In an emotional and inspirational ceremony within Bush Chapel on Friday, November 18, Dr. Kent Ingle was officially inducted as the 15th president of Southeastern University.
The first words of his inaugural address embodied the new energy and perspective he and his team have brought to campus.
"I never thought I¹d wear bling like this," Ingle said, referring to the large, gold presidential chain hanging from his neck.
"This is not about me," Ingle continued. "This is a moment for all of us to give God glory for who He is and His provision for Southeastern University."
With members of Ingle¹s family, the Southeastern Board of Trustees, faculty, staff, the student body and distinguished guests in attendance, Ingle cast a vision for the university during his address. As well as giving thanks to those who helped him during his spiritual and professional journeys, he introduced seven priorities that he sees as central to Southeastern¹s mission.
Before laying out his vision for the university, Ingle encouraged the SEU community to hold firm to its core beliefs while also being sensitive to the culture around it.
"We must look inward with conviction and outward with courage," he said.
In addition to giving encouragement, Ingle also received encouragement and support from some of his mentors, including Dr. George O. Wood, general superintendent of the Assemblies of God; Dr. Bob Cook, president of The Alliance for Assemblies of God Higher Education; and Dr. Don Argue, chancellor of Northwest University.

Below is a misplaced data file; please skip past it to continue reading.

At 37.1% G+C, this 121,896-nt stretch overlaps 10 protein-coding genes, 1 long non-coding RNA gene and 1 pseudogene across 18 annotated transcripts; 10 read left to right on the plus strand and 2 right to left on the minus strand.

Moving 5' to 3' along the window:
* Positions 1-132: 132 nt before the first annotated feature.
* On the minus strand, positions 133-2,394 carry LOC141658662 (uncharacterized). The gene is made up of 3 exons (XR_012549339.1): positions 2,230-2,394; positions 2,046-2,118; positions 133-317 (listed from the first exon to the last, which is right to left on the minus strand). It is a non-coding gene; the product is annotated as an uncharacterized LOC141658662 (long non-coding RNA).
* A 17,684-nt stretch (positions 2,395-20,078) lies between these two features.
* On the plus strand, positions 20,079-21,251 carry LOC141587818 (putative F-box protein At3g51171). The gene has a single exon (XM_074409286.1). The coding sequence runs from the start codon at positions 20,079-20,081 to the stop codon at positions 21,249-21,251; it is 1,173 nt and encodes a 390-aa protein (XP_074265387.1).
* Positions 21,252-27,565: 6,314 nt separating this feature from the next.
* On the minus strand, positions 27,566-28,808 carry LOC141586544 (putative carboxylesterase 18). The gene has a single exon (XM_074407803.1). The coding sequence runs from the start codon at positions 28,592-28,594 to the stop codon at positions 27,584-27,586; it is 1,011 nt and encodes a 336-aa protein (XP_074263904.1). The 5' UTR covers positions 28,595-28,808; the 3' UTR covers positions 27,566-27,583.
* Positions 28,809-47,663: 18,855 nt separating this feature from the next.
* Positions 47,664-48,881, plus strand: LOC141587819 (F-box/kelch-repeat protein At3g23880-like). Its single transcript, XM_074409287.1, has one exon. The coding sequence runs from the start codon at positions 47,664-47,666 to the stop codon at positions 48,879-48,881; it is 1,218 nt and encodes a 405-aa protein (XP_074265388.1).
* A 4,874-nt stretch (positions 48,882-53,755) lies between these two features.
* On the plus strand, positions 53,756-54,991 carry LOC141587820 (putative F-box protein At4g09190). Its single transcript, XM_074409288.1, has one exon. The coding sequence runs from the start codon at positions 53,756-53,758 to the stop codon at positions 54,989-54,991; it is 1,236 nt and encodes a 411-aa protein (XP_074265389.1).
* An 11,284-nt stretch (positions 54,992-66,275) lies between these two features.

Cook reflected on meeting Ingle¹s family when they moved to Denver in the 1970s, including watching Hank Aaron break baseball¹s home run record with Ingle and his father, Joe, at the Ingles¹ home in April 1974. Cook also remembered being at the hospital when Joe Ingle passed away nine years later, and also being a source of support for the Ingle family when Ingle¹s sister was killed in a car accident.
"I salute you for standing strong in sorrow and in heartache," Cook said to Ingle.
Wood opened his remarks with a light warning. "This is my wife¹s alma mater," he said with a smile, "so take good care of it."
He then gave four principles of leadership taken from 1 Kings in which David gave final instructions to Solomon. The principles were to retain, eliminate, evaluate, and add, emphasizing that great organizations are always ready to eliminate those things that don¹t further their mission.
In closing, Ingle challenged those in attendance to work together "shoulder-to-shoulder" in moving Southeastern forward.
"God bless all of you, and God bless Southeastern University," he said.